Los Angeles mayoral candidate Eric Garcetti paid us a visit today, signaling the prominence of Cornerstone in the emerging tech community in L.A. Usually playing second fiddle to northern California’s more-storied technology hub, Los Angeles’ “Silicon Beach” is swiftly developing as an important center for technology startups, Cloud-based technology, entrepreneurship and venture capital.
Adam Miller, Cornerstone’s CEO, introduced Garcetti to a packed house of Cornerstone employees in our shiny new meeting space. Garcetti is a long-serving L.A. city councilmember, now in a fierce run-off campaign ahead of a May 2013 election day.
Miller talked about the “rising tide of technology in L.A.” and asserted that Garcetti, better than most politicians, understands the importance of a strong tech industry to the region’s future.
The candidate then talked to the Cornerstone audience about the future of L.A., pausing to joke that it was nice to be able to see the Pacific Ocean from his podium. If elected, Garcetti has big plans for Los Angeles, a city often held back by long-standing problems with its school system, transportation network and other challenges. But the job of a candidate is to spark hope and paint a picture of the future – and Garcetti is a compelling speaker in this regard.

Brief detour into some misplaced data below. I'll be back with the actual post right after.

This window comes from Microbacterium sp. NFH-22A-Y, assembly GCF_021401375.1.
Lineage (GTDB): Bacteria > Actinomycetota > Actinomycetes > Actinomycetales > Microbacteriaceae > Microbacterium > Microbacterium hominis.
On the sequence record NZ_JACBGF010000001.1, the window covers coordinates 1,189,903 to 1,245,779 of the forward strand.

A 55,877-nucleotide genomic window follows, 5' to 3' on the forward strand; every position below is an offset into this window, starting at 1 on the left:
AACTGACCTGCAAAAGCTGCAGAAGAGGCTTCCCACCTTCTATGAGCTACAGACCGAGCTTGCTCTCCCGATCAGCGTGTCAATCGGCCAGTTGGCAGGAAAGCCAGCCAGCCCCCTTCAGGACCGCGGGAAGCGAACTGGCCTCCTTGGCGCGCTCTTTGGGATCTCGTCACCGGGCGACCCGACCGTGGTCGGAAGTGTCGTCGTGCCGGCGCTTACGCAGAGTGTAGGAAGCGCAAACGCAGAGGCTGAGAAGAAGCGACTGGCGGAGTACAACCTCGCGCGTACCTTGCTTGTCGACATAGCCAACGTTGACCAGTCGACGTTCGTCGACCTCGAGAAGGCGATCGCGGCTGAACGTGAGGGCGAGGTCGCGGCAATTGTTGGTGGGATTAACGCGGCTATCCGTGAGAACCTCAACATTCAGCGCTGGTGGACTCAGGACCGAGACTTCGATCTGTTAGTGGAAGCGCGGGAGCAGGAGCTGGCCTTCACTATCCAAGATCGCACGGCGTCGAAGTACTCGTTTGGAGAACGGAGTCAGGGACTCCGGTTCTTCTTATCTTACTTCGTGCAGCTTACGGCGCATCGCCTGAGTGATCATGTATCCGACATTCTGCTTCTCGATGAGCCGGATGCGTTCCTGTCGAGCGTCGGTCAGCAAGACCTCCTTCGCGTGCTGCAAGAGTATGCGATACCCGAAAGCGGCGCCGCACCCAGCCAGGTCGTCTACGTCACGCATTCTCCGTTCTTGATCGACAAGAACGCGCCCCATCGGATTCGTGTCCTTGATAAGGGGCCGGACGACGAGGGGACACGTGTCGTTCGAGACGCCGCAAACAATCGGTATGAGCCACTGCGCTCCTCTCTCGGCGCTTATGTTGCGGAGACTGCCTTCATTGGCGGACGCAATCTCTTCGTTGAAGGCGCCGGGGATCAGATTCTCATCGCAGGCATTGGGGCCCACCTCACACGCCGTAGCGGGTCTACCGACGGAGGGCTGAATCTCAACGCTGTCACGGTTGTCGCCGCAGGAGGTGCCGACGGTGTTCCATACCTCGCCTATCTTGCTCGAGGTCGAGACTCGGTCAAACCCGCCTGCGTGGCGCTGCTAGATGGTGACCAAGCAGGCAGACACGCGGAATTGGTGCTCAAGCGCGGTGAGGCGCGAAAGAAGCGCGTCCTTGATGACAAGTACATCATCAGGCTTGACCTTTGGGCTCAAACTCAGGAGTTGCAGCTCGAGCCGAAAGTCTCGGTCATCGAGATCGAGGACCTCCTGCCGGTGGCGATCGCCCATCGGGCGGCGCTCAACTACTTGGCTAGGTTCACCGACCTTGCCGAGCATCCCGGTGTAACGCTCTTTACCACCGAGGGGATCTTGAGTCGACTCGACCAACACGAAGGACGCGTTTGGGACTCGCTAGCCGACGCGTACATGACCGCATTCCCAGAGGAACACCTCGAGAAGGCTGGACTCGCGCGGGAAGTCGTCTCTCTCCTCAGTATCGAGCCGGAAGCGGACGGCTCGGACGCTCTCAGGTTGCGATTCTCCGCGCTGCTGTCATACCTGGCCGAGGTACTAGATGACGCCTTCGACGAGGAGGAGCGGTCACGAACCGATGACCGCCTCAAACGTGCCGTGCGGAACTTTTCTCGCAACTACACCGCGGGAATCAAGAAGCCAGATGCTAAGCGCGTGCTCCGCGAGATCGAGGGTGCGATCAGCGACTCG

L.A. is where creativity lives
Councilman Garcetti has a bright outlook for L.A., a city where over 200 different languages are spoken and citizens represent at least 144 countries of origin. It’s a city at the crossroads of Latin America and Asia-Pacific. In other words, it’s a global melting pot of cultures, talents and prospects. (A melting pot that has produced, among more notable achievements, the sublime Korean short rib taco, the councilman joked.)
He went on to remark that in the next decade technology will play a big role in the evolution of Los Angeles. “We don’t tell our tech story well enough,” the councilmember said.
L.A. is home to a deep bench of intellectual capital, providing fuel for the growth of the types of new economies emerging here. Local university systems like USC, UCLA, and Pepperdine already offer programs that focus on entrepreneurship, startup businesses, and high tech. This type of education, in concert with the growing technology sector of Silicon Beach, gives fresh hope to students and recent grads facing confusing and all-too-often bleak prospects for employment.
“L.A. is where creativity lives and what Cornerstone is doing has that same depth,” said Garcetti. This combination of intellectual capital and creativity make it “time for L.A. to fire on all pistons.”
Cornerstone extends a warm thanks to Eric Garcetti for taking time out of a whirlwind campaign schedule to support the L.A. tech community.